Tuesday, January 04, 2011

The Preciousness of Memory

Dad remembers me now.

One scorching hot day in June, Mom needed to stop by my house to…well, never mind why. So she bundled Dad into her car and brought him with her. Ever the gentleman – even in his dementia – Dad held the front door for my mom. After she walked in, he stepped in after her, looked at me, furrowed his brow and said, “You look like a Krecker.”

“That’s because I am a Krecker, Dad. I’m your daughter. Beth.”

Could it be because I used my nickname as a child? The furrowed brow relaxed into a thoughtful squint, then a smile lit up his face like a thousand-watt light bulb.

“Oh…of course!” he said.

He reached out with both arms and hugged me hard – hard as if I were the prodigal daughter. And there it was. My Dad remembered me.

After nearly a year of being no more than the nice lady who takes him to church on Sundays, he remembered who I was. My name. My face. Me. Judging by the way he hugged me, it was apparent he also realized there had been a long hiatus since the last time he saw me – at least as his daughter.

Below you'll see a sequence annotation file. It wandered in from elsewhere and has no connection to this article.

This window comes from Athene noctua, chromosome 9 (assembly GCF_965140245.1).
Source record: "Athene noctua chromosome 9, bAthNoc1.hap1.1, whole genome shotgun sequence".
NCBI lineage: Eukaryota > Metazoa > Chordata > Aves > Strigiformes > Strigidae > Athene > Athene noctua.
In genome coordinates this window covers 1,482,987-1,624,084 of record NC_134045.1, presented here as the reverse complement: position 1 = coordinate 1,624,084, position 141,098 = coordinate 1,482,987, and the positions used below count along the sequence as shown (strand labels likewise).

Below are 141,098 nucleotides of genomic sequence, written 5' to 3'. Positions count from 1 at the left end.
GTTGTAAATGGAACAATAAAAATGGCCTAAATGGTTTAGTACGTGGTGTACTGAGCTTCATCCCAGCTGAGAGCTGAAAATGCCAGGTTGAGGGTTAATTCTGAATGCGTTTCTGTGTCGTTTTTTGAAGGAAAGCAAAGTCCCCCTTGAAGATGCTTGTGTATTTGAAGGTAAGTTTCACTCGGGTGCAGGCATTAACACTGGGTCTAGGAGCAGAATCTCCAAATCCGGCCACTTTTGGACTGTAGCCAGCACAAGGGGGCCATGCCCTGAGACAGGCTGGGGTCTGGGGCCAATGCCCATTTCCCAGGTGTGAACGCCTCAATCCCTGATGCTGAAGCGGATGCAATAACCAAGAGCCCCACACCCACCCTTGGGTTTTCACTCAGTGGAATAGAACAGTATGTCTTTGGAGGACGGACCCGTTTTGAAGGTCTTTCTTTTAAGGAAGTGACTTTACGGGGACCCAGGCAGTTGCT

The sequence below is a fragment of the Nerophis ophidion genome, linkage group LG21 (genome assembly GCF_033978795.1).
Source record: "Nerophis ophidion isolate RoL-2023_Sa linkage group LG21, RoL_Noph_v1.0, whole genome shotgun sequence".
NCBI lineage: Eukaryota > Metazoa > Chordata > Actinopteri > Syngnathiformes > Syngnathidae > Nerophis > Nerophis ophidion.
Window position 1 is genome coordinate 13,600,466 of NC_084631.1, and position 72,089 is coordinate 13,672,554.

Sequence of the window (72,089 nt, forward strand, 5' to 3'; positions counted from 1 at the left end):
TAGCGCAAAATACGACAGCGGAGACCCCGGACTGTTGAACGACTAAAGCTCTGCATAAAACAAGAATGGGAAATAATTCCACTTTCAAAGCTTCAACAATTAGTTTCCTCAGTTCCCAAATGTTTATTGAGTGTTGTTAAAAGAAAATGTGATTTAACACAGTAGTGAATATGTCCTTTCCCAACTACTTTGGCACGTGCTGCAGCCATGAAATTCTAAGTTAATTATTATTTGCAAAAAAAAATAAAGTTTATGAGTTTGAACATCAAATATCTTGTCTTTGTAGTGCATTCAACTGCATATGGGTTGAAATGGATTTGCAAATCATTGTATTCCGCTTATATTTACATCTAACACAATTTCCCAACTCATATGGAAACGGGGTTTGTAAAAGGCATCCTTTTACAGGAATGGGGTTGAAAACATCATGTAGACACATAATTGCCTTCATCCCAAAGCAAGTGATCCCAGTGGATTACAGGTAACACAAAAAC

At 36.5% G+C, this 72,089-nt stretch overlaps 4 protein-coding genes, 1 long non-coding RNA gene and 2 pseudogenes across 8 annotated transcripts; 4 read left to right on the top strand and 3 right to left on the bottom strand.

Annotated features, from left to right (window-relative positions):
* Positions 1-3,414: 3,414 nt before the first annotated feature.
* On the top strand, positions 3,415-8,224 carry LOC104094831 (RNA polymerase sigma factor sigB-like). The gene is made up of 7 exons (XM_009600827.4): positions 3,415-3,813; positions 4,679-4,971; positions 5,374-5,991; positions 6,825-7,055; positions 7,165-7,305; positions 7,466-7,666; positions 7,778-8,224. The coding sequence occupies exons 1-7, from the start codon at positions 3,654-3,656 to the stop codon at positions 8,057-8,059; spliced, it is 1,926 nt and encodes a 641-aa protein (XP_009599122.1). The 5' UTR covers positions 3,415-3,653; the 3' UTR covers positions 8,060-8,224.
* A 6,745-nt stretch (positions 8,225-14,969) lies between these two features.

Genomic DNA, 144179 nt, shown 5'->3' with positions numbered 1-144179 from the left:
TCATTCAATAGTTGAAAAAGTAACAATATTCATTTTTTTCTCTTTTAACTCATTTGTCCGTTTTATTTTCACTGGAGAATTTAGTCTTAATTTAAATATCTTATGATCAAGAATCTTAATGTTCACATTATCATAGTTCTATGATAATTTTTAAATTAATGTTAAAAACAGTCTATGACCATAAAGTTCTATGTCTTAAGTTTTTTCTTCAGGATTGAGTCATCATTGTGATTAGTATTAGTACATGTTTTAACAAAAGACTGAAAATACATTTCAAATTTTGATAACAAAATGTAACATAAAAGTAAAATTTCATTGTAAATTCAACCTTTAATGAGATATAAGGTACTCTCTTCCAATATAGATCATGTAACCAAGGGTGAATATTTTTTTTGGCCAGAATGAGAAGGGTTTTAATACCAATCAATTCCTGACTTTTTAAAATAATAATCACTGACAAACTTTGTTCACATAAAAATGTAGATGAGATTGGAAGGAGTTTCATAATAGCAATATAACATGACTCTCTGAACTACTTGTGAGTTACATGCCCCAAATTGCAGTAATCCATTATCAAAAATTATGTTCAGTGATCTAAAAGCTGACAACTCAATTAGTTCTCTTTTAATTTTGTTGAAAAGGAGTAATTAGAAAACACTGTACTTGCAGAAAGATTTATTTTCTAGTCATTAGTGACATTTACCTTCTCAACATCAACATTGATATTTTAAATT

That was in June. Now it’s January. He is in hospice care now. He doesn’t really walk anymore and doesn’t talk much, either. And when he does, sometimes he can only talk in grunts or, at best, whispers. Every so often, he’ll spill out a complete sentence in giant gulps like he’s trying to suck down the last drop of water on earth.

But whenever I visit, he sees me, instantly recognizes me and then whatever room he is in lights up with his thousand-watt smile, and he says, “Oh…you’re here! How wonderful!”

No matter how hard I try, I can’t remember why my mother needed to stop by that hot day in June. But, it doesn’t really matter. Because the day is nigh when my father will no longer be on this earth. And when I visit to comfort him in his last days, he’ll know who it is comforting him.

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